Mobile broadband plan extended

REVISED mobile plans unveiled by Ofcom aim to bring broadband access to more rural 'not-spots'.

The telecom watchdog has increased the proportion of the UK population it wants covered by the next generation super-fast 4G mobile spectrum.

It means the successful bidder in its forthcoming auction to roll-out the 4G network will have to cover 98% of the UK population, rather than 95%.

Doing so, believes Ofcom, will bring faster mobile broadband to areas of the country that are currently poorly served by internet connections.

Successful bidders in the forthcoming propostion to reach at least 98% of the UK population compared to 95% originally planned..

Ofcom Chief Executive, Ed Richards, said: "This is a crucial step in preparing for the most significant spectrum release in the UK for many years.

"The proposals published today will influence the provision of services to consumers for the next decade and beyond.

Mr Richards said the UK benefited from being one of the most competitive mobile phone markets in Europe.

As the next generation of mobile communications beckoned, Ofcom's objective was to promote effective competition and stimulate investment and innovation.

"In addition we are proposing a significant enhancement of mobile broadband, extending 4G coverage beyond levels of existing 2G coverage."

This would help to serve many areas of the UK that have traditionally been underserved by network coverage, said Mr Richards.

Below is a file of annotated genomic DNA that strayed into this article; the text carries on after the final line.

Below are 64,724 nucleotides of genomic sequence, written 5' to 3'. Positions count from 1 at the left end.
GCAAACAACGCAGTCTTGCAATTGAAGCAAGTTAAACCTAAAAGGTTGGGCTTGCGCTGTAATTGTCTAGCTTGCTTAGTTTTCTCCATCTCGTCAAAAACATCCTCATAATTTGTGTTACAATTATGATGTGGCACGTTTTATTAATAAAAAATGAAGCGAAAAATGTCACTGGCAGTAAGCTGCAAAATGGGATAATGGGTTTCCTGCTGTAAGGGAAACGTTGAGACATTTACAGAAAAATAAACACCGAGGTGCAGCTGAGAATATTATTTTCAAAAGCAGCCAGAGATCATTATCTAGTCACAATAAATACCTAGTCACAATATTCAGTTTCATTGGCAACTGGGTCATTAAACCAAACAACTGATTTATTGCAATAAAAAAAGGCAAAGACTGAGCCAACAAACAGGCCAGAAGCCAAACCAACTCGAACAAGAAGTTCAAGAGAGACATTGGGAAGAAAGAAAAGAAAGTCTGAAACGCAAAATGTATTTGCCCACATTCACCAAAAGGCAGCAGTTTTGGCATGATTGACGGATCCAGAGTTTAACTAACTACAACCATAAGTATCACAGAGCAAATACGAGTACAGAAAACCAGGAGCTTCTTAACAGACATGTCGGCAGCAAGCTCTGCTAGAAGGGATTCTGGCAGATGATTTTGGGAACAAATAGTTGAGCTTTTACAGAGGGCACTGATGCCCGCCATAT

Demand for mobile data is forecast to rise by 500% over the next five years.

It is being fuelled by smartphones and mobile broadband services such as video streaming, email, messenger services, online mapping and social networking.

Last October, the government announced plans to invest £150m to boost mobile coverage in those areas with poor or no mobile service.

A lot of the money is likely to be spent on new mobile infrastructure in areas where there is little or no commercial incentive for operators to do so.

Ofcom wants the winner of the 4G auction to extends coverage into mobile 'not spot' areas by piggybacking on this investment.

This may have the potential to extend 4G mobile coverage even further than 98% of the population, it said.

It would also make it more likely that mobile broadband is provided in locations where it is most valued, rather than areas where it is easiest to deliver.


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